Well-respected, passionate chef partners like Luchetti have been crucial in launching our work to new heights in other parts of the country. We’re excited to advance our impact in California as she blazes new trails with WITS.

Emily Luchetti’s Oatmeal Almond Cookies

  • 1 cup sliced almonds
  • 16 tablespoons (2 sticks) unsalted butter, softened
  • 1 cup granulated sugar
  • 1/2 cup firmly packed light brown sugar
  • 2 large eggs
  • 2 1/4 cups old-fashioned oats
  • 1 1/14 cups unbleached all-purpose flour
  • 1 teaspoon baking soda
  • 1/2 teaspoon kosher salt

Preheat the oven to 350°F. Line the baking sheets with parchment paper.

Spread the almonds in one layer in a small baking pan and put in the (preheated) oven. Set a timer for 10 minutes and check the almonds to see if they’re a light golden brown. If not, toast 2 minutes longer. Set aside to cool.

With an electric mixer or by hand, beat the butter, granulated sugar, and brown sugar until smooth. Add 1 egg, mix until well combined, and then add the second egg. Stir in the toasted almonds, oats, flour, baking soda, and salt until well combined.

Put 2 racks in the upper and lower thirds of the (preheated) oven. Place 1-tablespoon (slightly rounded, not flat, not heaping) mounds of dough 2 inches apart on the parchment-lined baking sheets. If you have one you can also use a small ice cream scoop to form the cookies and plop them out onto the sheets (it’s much faster and easier).

Flatten the mounds slightly with your hands or the bottom of a glass. Bake for 10 to 12 minutes, until the cookies have browned lightly on the edges but still are soft in the middle if you press them lightly with your finger. Although they may seem underdone, don’t be tempted to let them bake longer— they’ll firm up as they cool. So that the cookies bake evenly you may need to rotate the pans in the oven or switch racks halfway through.

Let the cookies cool to room temperature before removing them from the parchment (if you can wait that long).


Kung Fu Master Pedro Goncalves Shares His Gifts with WITS

By Rodrigo Rabanal

As a waiter working double-shifts at Oceana Mondays through Thursdays, Pedro Goncalves had been looking for a place to volunteer on his Fridays off. When Chef Bill Telepan joined Oceana, Pedro learned about Wellness in the Schools and looked no further.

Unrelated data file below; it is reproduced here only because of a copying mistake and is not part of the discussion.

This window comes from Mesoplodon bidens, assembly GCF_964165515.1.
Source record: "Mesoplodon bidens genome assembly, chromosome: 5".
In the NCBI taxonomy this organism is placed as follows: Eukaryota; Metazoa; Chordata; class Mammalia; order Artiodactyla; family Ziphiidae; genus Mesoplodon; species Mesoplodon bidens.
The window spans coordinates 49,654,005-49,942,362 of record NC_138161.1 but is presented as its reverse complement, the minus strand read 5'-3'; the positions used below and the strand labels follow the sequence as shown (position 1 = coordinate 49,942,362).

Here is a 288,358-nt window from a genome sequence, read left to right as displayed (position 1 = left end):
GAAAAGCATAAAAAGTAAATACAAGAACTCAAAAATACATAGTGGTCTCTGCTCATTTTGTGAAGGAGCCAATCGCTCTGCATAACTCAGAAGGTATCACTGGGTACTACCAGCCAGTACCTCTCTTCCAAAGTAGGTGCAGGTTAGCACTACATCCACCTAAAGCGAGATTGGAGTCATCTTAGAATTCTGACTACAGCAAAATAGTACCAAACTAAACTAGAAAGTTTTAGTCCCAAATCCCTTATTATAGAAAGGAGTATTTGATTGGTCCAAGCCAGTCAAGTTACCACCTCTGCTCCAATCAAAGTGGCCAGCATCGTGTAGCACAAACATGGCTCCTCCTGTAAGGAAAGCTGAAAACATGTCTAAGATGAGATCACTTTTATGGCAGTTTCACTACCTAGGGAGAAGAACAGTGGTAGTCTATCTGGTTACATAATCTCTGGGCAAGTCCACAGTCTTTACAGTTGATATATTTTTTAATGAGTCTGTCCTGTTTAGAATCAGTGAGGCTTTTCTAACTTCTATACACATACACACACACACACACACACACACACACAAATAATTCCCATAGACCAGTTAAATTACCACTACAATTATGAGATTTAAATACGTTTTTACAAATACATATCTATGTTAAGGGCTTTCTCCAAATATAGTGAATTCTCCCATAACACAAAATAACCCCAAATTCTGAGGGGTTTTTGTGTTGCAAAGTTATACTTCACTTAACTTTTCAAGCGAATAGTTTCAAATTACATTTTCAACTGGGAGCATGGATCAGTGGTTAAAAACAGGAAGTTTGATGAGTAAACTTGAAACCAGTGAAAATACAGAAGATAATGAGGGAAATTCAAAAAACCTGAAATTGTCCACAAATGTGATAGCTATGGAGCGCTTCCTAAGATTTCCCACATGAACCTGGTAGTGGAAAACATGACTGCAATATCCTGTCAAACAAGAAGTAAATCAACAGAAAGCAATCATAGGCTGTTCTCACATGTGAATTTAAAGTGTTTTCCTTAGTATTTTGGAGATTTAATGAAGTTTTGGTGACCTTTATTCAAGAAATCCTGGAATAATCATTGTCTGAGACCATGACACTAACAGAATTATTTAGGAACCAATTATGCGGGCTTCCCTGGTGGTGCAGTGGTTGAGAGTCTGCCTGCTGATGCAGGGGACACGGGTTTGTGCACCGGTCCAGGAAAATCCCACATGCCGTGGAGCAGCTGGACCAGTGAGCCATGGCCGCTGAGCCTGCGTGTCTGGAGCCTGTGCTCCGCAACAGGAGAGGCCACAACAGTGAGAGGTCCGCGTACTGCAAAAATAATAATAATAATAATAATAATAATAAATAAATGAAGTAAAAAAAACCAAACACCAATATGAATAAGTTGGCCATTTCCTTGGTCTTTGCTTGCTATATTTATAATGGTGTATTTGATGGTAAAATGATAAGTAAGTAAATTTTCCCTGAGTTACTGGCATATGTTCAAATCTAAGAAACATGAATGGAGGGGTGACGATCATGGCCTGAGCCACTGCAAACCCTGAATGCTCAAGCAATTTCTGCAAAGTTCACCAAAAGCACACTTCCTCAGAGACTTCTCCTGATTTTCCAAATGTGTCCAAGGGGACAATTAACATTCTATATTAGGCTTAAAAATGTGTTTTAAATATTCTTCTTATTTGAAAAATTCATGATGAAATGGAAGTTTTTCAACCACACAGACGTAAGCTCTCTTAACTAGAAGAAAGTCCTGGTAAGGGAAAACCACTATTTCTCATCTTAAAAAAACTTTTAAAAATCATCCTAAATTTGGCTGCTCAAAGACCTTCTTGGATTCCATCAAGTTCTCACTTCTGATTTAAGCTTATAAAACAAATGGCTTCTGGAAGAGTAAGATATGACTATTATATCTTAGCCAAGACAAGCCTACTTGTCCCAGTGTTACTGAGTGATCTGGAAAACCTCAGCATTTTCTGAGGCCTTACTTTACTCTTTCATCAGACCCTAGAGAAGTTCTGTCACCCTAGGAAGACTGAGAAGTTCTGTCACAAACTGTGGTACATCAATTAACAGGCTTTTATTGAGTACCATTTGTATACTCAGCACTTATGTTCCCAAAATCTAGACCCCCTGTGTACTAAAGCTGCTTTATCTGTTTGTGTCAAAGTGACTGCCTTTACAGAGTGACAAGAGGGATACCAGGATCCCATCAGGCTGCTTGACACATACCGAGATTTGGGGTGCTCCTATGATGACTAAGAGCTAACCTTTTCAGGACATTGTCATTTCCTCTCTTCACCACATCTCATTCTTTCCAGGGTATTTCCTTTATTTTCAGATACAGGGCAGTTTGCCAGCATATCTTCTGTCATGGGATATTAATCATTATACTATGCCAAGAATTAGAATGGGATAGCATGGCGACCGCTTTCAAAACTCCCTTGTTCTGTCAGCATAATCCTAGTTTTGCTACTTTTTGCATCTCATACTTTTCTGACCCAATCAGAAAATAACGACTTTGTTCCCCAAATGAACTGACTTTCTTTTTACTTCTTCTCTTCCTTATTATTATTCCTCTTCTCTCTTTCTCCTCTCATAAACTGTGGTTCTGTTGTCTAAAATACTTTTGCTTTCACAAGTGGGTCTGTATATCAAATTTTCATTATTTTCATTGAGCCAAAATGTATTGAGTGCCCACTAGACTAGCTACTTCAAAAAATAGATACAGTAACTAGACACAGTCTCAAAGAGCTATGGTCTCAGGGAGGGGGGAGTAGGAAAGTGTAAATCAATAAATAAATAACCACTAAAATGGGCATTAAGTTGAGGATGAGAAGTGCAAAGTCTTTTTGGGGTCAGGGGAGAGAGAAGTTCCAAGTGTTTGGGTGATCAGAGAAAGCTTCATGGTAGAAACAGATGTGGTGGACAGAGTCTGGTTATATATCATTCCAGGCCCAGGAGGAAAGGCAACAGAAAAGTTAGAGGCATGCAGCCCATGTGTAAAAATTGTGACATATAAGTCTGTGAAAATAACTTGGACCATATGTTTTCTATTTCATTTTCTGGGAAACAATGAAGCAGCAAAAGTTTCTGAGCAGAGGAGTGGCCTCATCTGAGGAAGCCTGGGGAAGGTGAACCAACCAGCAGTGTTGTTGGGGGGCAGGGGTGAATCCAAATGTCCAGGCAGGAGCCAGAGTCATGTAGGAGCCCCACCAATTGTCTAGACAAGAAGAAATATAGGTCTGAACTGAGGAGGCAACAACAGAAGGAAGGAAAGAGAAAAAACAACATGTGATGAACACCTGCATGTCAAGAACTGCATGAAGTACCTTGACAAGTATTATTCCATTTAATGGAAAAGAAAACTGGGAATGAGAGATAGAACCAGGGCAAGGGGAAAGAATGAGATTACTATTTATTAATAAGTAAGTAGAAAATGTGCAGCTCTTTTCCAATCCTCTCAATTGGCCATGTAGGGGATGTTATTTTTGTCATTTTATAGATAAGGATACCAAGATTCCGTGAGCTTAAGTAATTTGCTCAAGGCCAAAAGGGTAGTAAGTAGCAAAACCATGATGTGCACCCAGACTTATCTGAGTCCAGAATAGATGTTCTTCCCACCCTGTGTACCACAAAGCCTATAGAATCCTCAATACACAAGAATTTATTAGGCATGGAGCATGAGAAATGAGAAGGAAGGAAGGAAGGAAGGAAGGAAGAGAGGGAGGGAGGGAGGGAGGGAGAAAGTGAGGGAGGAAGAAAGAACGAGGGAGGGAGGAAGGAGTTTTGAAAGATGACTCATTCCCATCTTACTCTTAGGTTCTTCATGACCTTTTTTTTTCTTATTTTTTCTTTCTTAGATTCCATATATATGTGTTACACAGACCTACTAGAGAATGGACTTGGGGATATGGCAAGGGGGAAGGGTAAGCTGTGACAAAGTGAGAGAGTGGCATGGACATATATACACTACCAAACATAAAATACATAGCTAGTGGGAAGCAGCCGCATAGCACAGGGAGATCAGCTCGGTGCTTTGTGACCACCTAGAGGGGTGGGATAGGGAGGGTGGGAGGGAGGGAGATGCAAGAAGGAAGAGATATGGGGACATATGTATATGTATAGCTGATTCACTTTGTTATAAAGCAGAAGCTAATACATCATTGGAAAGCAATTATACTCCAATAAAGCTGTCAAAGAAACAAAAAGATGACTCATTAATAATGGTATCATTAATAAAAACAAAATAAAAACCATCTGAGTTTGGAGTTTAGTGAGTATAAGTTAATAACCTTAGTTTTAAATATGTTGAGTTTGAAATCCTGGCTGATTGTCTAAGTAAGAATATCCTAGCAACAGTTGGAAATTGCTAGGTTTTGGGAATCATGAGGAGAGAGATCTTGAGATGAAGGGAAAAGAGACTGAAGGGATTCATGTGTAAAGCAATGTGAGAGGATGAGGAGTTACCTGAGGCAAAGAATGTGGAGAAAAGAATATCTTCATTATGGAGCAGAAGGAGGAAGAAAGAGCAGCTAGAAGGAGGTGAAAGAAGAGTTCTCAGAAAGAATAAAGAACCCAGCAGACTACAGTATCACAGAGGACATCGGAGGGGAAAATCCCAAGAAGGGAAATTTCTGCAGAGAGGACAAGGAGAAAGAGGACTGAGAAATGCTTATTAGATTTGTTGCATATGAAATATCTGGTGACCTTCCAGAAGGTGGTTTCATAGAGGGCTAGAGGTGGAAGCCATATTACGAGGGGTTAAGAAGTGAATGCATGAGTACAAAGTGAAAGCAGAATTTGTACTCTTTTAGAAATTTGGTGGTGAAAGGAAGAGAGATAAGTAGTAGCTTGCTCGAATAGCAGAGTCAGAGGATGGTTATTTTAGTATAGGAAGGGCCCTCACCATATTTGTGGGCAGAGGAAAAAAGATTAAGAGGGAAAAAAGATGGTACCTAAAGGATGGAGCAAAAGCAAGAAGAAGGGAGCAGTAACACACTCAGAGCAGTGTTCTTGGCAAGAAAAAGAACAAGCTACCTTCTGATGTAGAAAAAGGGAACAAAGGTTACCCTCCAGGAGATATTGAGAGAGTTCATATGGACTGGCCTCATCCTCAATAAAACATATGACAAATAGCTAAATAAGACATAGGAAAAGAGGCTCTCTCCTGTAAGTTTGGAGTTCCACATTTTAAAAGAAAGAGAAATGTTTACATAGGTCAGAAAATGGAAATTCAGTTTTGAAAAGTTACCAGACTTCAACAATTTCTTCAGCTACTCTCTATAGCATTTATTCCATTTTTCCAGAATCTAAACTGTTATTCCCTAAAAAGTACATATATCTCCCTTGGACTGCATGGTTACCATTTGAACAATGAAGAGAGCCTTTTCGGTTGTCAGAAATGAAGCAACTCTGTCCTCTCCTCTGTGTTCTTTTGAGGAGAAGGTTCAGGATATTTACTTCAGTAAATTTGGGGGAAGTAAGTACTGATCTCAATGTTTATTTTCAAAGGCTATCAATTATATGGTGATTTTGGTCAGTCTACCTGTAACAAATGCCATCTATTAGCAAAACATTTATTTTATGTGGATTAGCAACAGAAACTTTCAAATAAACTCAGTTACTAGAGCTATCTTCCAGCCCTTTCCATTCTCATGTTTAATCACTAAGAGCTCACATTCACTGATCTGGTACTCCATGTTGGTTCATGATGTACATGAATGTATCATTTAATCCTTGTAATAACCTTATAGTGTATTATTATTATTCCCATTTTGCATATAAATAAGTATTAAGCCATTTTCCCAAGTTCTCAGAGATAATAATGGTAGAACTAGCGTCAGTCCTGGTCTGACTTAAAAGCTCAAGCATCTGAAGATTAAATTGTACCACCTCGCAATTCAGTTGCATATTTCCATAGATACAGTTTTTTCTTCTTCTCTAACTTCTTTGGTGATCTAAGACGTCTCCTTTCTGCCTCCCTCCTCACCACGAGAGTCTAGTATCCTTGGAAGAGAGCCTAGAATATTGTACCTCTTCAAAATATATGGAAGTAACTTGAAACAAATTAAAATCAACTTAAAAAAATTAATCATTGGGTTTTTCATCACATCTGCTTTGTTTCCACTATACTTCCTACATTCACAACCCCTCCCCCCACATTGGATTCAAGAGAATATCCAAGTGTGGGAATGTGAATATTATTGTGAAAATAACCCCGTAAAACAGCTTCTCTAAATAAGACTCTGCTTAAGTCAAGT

“I was looking for a way to donate my time specifically to young people in need,” stated Pedro. “When I learned about WITS, I thought it was the perfect match.”


Pedro was raised in a military family and had been exposed to martial arts from a very young age. From Karate, Judo, and Taekwondo, he was doing it all. It wasn’t until the 1980s however, when he moved to NYC that he met his sisu (teacher) Danny Cuevas, who introduced him to Kung Fu. He has since dedicated his mind, body, and spirit to learning from Cuevas and his Grand-Master Leung Shum at Ying Jow Pai. He has spent more than 30 years perfecting the art.

Now, a master of Eagle Claw Kung Fu, a style of Chinese martial arts known for its gripping techniques and pressure point strikes, Pedro is using his skills to teach kids and their families at our Family Fitness Fun Nights. “Kids sometimes don’t get an outlet to express themselves, and learn something that’s not only fun but also healthy. I thought teaching them Kung Fu would address all of that.”

Pedro looked up to his grandmother his entire life. From her, he learned that “without work, there is nothing. Sometimes, life is not just about the work you do for yourself but the work you do to help others.” Pedro has truly embraced this motto by working on his days off to help empower kids and families at our schools. He says he learns just as much from kids as they would from him, on lessons ranging from patience to self-empowerment.

Although Wellness in the Schools is in its 13th year, Pedro believes the organization is just getting started when it comes to the potential impact on children all over the country. “The kids that started with WITS will impact more lives as they get older. Every generation needs to pass something good to the next. I think WITS is helping our youth today plant a healthy seed by educating them on how to cultivate it and nurture it, and by helping them grow it into a beautiful garden of health and wellness.